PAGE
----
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LAWS 1000-B Sept28th .doc

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Carleton University
LAWS 1000
Steve Tasson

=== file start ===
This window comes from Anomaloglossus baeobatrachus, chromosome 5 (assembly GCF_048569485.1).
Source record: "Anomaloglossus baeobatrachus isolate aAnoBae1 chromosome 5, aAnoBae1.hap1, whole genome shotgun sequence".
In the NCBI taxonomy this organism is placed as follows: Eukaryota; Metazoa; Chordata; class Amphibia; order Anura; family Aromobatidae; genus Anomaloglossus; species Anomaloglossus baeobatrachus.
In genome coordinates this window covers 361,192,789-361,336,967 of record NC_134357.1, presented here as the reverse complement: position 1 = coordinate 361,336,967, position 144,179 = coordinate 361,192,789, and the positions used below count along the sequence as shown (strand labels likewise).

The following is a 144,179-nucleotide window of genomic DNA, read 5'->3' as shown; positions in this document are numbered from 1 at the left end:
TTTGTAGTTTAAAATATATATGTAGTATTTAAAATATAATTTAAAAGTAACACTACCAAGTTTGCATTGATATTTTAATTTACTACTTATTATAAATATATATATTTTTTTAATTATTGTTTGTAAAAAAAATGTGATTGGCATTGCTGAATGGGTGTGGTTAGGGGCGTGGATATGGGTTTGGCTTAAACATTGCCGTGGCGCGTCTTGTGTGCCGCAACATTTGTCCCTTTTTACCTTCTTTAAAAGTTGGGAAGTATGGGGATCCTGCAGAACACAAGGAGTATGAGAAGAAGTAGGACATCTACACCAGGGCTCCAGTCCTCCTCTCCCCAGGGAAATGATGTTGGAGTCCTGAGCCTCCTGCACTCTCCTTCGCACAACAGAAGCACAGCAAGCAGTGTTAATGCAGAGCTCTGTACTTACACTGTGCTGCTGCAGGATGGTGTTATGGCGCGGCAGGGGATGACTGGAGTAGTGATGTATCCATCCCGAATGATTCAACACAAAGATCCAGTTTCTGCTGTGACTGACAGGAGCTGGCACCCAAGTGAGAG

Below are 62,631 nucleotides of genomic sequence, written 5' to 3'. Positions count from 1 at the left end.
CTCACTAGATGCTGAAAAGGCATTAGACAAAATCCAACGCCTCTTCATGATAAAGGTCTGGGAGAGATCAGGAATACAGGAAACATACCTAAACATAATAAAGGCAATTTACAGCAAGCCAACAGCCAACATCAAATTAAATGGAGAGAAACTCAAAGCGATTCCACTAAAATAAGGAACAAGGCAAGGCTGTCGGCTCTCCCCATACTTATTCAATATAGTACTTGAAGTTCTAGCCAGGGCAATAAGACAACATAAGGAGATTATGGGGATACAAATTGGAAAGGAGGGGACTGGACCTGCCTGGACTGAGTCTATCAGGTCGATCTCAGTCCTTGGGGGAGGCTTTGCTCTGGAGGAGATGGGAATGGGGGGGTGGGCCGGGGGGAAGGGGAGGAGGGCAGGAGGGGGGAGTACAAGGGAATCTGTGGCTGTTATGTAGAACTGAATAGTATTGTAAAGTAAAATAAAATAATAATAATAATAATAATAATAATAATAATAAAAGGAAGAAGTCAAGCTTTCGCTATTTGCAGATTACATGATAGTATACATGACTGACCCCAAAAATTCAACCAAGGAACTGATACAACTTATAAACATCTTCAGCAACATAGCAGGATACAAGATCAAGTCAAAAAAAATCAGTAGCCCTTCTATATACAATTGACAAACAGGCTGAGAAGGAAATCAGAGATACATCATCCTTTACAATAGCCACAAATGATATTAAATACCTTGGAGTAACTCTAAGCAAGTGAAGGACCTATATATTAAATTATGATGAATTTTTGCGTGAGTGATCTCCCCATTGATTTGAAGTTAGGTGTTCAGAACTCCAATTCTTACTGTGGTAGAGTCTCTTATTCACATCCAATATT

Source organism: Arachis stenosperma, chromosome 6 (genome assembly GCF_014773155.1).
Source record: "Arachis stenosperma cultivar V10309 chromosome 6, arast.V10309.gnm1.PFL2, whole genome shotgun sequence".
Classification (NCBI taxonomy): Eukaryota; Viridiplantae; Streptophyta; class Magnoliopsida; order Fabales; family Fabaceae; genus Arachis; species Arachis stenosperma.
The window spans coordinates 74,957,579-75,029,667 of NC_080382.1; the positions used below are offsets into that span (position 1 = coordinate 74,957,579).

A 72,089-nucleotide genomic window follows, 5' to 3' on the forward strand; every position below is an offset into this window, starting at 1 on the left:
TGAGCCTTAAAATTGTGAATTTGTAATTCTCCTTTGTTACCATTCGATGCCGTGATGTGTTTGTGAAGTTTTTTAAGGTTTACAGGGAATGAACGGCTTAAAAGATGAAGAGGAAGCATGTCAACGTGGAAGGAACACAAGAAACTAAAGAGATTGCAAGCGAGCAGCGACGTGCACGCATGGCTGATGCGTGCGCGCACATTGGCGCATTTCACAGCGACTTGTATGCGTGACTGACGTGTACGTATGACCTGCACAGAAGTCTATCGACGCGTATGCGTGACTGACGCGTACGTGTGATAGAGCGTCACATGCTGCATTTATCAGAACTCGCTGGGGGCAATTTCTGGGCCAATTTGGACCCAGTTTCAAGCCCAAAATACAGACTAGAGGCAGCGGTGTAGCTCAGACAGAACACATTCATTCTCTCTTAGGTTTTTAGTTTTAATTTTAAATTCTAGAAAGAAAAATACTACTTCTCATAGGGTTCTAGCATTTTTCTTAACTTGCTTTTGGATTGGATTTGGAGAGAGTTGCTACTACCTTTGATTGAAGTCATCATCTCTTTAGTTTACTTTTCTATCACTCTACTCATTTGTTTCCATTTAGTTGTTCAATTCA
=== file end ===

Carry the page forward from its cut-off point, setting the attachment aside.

LAWS 1000-B Wednesday September 28 2011h How We Know The Law Part 2 Information to note on theories • When did was did this perspective emerge and why? • Who are some theorists associated with the perspective? • What are the advantages/strengths of this perspective on law? • What are the possible limits/weaknesses? • What is the main question this perspective asks in relation to law? Natural Law  Origins- Ancient Greece  “above” man-made law  lex iniusta non est lex - appeal to “justice”  Universal law that pre-exists humanity - God-given law determined through human reason (Aquinas)  ‘Content’more important than ‘form’  Advantages: law must have some moral content. Provides criteria “outside” law to challenge law  Weaknesses: Which morality is the morality that should inform law?  Relatively less stable and predictable (than pos law)  long tradition  Universal  Appeal to justice – Appeal to natural law  Makes law have to conform to important rules of justice  Doesn't provide a stable definition of what law should be Natural Law today? • Cotterrell- natural law “virtually dead” • law cannot be based on absolutes rather must provide a framework for disputes (must be adjustable) • Instrument of compromise between interests within a fractured nation states • Shift from “what is moral” to “what works” • However, elements of Natural Law still alive and well • US Constitution, Canadian Charter of Rights and Freedoms, UN Declaration of Human Rights, etc  No one can really agree what humans ought to be like; Main Question: Is this law morally defensible? Legal Positivism  Goal of law is to promote predictability, calculability and stability of social relations (Law as a Science)  Laws are historically &socially contingent (Montesquieu & Maine)  Valid Law = Valid Process  Commands of the Sovereign  Not interested in the morality of a law (Law does not = Morality)  Law as a “machine” or “formula”; you can drop something one end, and pop out the other end and it will stay the same; procedure in place; what comes out at the end is a good law  'Form' more important than 'content'; Legal process is on it's own More Positivism  Doctrine of Parliamentary Supremacy  AV Dicey; “Parliament...has... the right to make or unmake any law whatever; and further, that no person or body is recognized by the law of England as having a right to override or set aside the legislation of Parliament”  Often famously summed up by member of the British House of Lords who said; “Parliament can do anything but make a man a woman and a woman a man” Even more Positivism • Idea of the Social Contract essential; establishes stability; when parliament speaks, we're all speaking (they speak for us)  Parliament is always supreme • Different versions of Legal Positivism (self-ref) • Advantages: predictability, calculability • Weaknesses: immoral law may still be valid law (eg.Apartheid Laws) • Very conservative approach to law • Main Question: “Has this law gone through a valid process?” Legal Realism • Emerges predominantly in US in 1920-30s → response to legal positivisms claim that law autonomous from pol. • Neither Legal Pos or Nat law because it is not asking about the validity of law; how do we understand law?  To know the law you have to look at statutes, what proper procedures  Legal Realism said that, that wasn't enough, you need to look at the way law is interpreted. • Argued we need to study the context in which law emerges and is applied • Law “on the books”(THE LAW) vs “law in practice” (“Gap Studies”) (What the law said it was going to be about, and how it actually works) • Law not apolitical → made by (& admin by) people to address soc and econ issues of the day (pol); not neutral; doesn't work the same for everybody; has politcal motivations that drive it. • Homes Jr. “judges make law rather than find it” - Law is what the judges say it is (they must know context); judges interpret • “a trial could depend on what the judge had for breakfast” More Legal Realism • Cannot understand the law - what it is - without understanding what it did, where it came from and who administered it (affects) • Advantages: non-idealized law;more complicated, the way law works in practice, if you want to understand what the law is, you must look at the relationships, better reflects the reality that law exists within a web of relations which are often messy and most often far from ideal, see connection between law and politics; law is a tool for politics • Weaknesses: because it was more a ‘method’→ no coherent vision of what the law ought to be. Doesn't give a clear indication of what should be done. Legal Realism • by trying to remain essentially neutral legal realists did not challenge any of the fundamental assumptions of law but aimed to point out the weaknesses of the positivist certainty in the “insularity of law”  Why & how it operates? • Main Question: “What is the social, political and economic context of the law and how does this effect its daily operation?” MarxistApproaches • Firmly rooted in “Conflict Perspective”; law is divided, law is a weapon used for the fight within the society • Societies are divided along class lines • Bourgeoisie (Upper class, owners) vs. Proletariat (lower class, workers) • Economic laws of history; laws that are fundamentally undeniable for Marxist/ Dialectical materialism; all our relationships in society are determined by the fundamental economic relationship; based on material conditions • Laws a reflection of economic conditions; the dominant class uses law to subordinate the subordinate class • “Your jurisprudence is but the will of your class made into law for all” • Capitalism is internally contradictory system which is destined to fail resulting in Communism (last stage of hist); • State, and law, will simply “whither away” - there will be no need for coercion after the Revolution More Marxism • Law = tool of the bourgeoisie to maintain dominance • This is primarily done in two ways: • Force (Coercion) • Ideology (Consent) • Advantages: 1) Recognizes inequalities in society, recognizes these are often a result of an unequal distribution of resources 2) law has symbolic power (equality, freedom, etc) • Disadvantages: inequality limited to economic inequality, law only ever a tool of oppression and maintain inequality  His solution is to “rise up”  For Marxist it's divided it is all about economics*  Doesn't give law any chance to change for the better • Main question: “How does law or a specific set of laws maintain current economic and class inequality?” Critical Legal Studies (CLS) • Emerges in 1970s • Mainly “left” academics (roots in Marxism); come out of a variety of US law schools • Critical of mainstream legal field and “doctrinal approach to law” (particularly legal education) • law was being used as a tool of elites(dominants) → any theory of law that excluded particular groups or interests was ignoring reality • Cross between Marxist and Legal Realists • Explicitly political! • Kellman- the purpose of CLS is to reveal the fundamental illusions on which the legal system is built and maintained More on CLS • Show law’s indeterminacy; space of openness; don't know how the law is going to operate when it encounters a new thing (cannot cover all sit) • Highly controversial mvt → “corrupting students”& cynical • Advantages: beyond context - looks to assumptions on which law is based, challenges status quo • Weaknesses: no consistent direction as